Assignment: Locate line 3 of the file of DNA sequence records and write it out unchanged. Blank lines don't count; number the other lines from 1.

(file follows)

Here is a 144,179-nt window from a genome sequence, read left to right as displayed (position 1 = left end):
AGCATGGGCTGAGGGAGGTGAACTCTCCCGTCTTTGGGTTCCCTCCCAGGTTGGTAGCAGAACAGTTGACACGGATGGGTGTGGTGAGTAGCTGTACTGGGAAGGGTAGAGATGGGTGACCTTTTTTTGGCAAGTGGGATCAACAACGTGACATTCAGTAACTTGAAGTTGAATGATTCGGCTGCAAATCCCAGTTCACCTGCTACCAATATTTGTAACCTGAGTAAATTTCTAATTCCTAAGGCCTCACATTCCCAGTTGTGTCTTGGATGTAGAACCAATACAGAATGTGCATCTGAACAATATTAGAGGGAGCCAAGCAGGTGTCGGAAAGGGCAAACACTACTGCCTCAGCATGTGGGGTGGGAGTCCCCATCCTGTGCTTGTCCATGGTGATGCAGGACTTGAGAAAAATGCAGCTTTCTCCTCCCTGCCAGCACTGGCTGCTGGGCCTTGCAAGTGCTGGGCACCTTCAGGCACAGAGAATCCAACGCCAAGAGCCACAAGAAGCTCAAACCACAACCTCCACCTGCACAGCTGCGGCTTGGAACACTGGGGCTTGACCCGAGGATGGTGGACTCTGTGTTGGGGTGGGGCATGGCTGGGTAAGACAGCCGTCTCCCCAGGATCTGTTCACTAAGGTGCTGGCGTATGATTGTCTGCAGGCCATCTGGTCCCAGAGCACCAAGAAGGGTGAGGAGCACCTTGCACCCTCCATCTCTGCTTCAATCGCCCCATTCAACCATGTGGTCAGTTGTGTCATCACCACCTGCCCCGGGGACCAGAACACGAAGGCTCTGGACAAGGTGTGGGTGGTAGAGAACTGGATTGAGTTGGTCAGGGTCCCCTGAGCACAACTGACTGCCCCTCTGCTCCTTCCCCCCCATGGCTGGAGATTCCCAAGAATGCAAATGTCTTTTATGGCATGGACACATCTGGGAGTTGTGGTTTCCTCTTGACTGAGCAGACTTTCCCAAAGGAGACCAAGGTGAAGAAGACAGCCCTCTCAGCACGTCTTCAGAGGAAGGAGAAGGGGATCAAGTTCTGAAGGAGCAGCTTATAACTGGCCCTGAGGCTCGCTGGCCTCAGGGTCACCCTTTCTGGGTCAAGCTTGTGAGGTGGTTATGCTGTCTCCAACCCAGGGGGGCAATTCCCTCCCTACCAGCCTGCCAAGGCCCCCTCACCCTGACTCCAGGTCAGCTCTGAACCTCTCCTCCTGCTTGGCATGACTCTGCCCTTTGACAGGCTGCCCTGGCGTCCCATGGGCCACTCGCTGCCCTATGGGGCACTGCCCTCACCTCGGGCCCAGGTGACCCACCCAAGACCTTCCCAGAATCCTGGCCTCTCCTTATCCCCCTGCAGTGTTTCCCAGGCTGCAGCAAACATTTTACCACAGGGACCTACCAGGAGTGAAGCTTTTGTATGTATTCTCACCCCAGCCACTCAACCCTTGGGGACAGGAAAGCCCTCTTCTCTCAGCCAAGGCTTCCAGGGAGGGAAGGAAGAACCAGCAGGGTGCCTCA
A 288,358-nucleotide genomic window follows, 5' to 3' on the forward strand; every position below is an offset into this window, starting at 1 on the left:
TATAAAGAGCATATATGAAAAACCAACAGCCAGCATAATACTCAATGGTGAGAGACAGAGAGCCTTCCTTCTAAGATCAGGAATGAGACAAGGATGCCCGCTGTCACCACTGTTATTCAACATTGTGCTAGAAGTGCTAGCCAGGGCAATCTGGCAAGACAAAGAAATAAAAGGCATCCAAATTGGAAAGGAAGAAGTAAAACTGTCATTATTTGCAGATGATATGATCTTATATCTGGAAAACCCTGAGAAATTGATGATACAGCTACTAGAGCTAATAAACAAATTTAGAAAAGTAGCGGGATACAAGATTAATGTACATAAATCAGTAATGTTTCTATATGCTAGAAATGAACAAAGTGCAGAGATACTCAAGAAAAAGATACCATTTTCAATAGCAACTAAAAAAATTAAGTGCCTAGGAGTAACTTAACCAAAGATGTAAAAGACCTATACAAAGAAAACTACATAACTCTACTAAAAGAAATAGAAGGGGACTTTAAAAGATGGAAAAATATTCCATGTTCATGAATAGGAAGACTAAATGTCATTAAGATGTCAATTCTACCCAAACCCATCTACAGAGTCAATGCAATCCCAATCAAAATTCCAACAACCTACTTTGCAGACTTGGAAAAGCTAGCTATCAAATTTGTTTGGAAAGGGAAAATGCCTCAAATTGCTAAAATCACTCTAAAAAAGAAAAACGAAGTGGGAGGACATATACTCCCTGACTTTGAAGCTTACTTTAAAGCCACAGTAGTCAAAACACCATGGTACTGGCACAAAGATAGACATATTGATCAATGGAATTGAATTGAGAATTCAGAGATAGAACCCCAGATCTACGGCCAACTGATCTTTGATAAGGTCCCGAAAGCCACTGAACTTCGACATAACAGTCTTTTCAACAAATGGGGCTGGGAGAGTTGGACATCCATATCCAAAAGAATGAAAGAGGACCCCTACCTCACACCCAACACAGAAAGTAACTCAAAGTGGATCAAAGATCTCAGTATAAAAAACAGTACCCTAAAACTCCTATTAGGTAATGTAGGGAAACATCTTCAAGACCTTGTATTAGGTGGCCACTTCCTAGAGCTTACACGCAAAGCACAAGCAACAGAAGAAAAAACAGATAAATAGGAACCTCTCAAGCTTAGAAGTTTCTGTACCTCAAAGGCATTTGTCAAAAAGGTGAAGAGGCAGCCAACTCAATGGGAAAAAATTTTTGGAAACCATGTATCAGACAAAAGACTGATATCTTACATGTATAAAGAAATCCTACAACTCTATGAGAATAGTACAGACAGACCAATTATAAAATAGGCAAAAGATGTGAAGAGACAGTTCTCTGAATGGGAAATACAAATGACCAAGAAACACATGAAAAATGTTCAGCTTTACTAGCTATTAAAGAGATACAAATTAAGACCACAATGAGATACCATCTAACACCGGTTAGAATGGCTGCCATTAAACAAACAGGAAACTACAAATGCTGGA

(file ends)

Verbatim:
A 288,358-nucleotide genomic window follows, 5' to 3' on the forward strand; every position below is an offset into this window, starting at 1 on the left: